IrelandMorning Briefing

Your morning briefing from The Irish Times: Use of mock gallows investigated, and the day Veronica Guerin played soccer for Ireland

Some in Temple Street knew surgeon used spring implants in children, full details of Culture Night, and Ryan Tubridy’s agent insisted contract be ‘paid in full’

Your Morning Briefing
Dáil protests: Use of mock gallows investigated as potential criminal offence
The erection of a mock gallows at a far-right protest outside Leinster House on Wednesday is being investigated as a potential criminal offence.
The gallows was covered with images of political figures including Taoiseach Leo Varadkar and Sinn Féin leader Mary Lou McDonald.
A figure in a suit with bundles of cash in its pockets and photos of Garda Commissioner Drew Harris and Minister for Children Roderic O’Gorman were hung from the noose.

Top News Stories

News from around the World

The best from Opinion

  • Spinal surgeries scandal a painful reminder of how Ireland continues to fail its young: Ireland is a land rich with children’s fairy tales. There once was even a president of the country whose wife, Sinéad Bean de Valera, wrote books of magical Celtic fables. The adventures of Oisín in Tír na nÓg and Fionn Mac Cumhaill with his salmon of knowledge wove a comfort blanket that our forebears wrapped around themselves, writes Justine McCarthy.

The Big Read

  • Who are the Oireachtas protesters and what were they protesting against?: The protest, dubbed Call to the Dáil by its organisers, was heavily promoted on far-right social media channels and was chiefly aimed at protesting against Helen McEntee’s stalled hate speech Bill. Based on the speeches and placards on display, writes Conor Gallagher, it morphed into a protest against a wide variety of issues including, but not limited to, asylum seekers and refugees; trans rights; sex education in schools; the World Economic Forum; vaccines, including Covid-19 vaccines; globalisation; and support for Ukraine.

Culture and Life & Style highlights

  • Culture Night 2023: A guide of 26 events to see and do today: Get your party shoes or your walking boots on: Culture Night is tonight, September 22nd. The 18th edition of this diverse celebration of culture, pulled together by the Arts Council in partnership with local authorities, cultural and community organisations across Ireland, offers a whopping 1,700-plus events in villages, towns and cities. And all events are free.
  • Who would be a ‘Trinity W**ker’? World’s oldest debating society teases out contentious motion: Is “w**ker” a word that comes to your mind when you think of a student of Trinity College Dublin? On Wednesday evening, this was the tongue-in-cheek topic of debate at Trinity’s Hist – or Historical Society, to give it the formal name. It was a big week for the 253-year-old Hist, which, on Monday, was formally recognised by the Guinness World Records as being the world’s oldest college society.

Today’s Business

Top Sports news

  • Rugby World Cup: Settled Ireland at peace before big South Africa battle: Whatever degree of performance anxiety may have affected the Ireland team in Japan four years ago, there has been little visible sign of nerves this week in the Irish camp. The closer Saturday’s mighty World Cup Pool B collision with South Africa looms into view, the more Andy Farrell, Johnny Sexton et al exude an almost Zen-like calm.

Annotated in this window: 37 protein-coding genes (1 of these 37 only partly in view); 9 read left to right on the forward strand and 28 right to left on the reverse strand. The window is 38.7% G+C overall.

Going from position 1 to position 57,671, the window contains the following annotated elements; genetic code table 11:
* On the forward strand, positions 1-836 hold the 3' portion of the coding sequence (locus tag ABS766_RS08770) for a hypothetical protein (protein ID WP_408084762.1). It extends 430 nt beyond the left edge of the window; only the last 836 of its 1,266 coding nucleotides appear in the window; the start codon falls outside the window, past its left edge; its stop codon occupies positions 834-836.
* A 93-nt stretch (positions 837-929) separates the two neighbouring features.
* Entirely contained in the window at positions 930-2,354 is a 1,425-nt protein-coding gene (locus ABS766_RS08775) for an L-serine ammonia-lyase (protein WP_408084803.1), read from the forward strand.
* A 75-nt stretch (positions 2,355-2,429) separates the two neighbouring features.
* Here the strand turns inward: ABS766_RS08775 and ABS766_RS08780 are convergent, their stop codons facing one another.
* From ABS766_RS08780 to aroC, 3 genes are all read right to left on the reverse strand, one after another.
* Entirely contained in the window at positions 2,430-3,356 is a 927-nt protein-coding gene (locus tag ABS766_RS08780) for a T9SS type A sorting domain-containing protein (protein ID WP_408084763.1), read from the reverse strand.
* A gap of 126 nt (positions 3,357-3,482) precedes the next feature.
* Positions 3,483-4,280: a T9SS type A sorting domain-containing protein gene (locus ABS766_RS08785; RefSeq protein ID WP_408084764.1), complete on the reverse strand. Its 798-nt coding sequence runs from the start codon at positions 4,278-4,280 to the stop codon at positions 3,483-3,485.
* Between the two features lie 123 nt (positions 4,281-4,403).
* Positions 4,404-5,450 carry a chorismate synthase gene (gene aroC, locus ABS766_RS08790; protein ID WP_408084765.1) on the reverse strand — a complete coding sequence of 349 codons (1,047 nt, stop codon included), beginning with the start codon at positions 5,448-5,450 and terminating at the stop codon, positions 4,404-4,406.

• Valid questions remain over Comer case but anti-doping systems worked on the ground: If Irish racing’s regulator was a boxer the towel might reasonably have been thrown in long ago as it has been a reputational punchbag for much of the last decade. So, for a change, credit where it’s due to the Irish Horseracing Regulatory Board’s (IHRB) prosecution of what ranks as the industry’s most extensive ever drugs scandal.

Martyn Turner

Martyn Turner Cartoon

Letters to the Editor

Sir, – The protests at Leinster House are a reflection of an increasing level of violent behaviour that has gradually been allowed to take hold in our society. In recent years, we have become familiar with violent incidents on the streets of our towns and cities, assaults on gardaí, increasing violence against women, assaults on hospital staff, anti-social behaviour on our transport systems, etc. On occasions, these problems are viewed in isolation from each other but they are all part of a gradual drift towards an increasingly violent society.


Now that this behaviour has reached the gates of Leinster House, perhaps it is time to reflect on how we have managed this problem up to now. How effective, for instance, is the “de-escalation approach” which the gardaí employ in the management of public order incidents? Perhaps excessive tolerance and light-touch law enforcement have contributed to the present situation. One thing is certain: a comprehensive review of existing policy is essential if we are to effectively deal with the level of violence that exists in our society today. – Yours, etc,


Video & Podcast Highlights

Review of the day

  • Natural but nervous Maura Derrane struggles to lift RTÉ's misfiring 9am slot: It’s hard to believe, given that she has been a fixture in Irish broadcasting for more than two decades, that Maura Derrane had never worked in radio until less than a fortnight ago. And yet, listening to her stint as the latest presenter of The Nine O’Clock Show (RTÉ Radio 1, weekdays), it becomes easier to credit.

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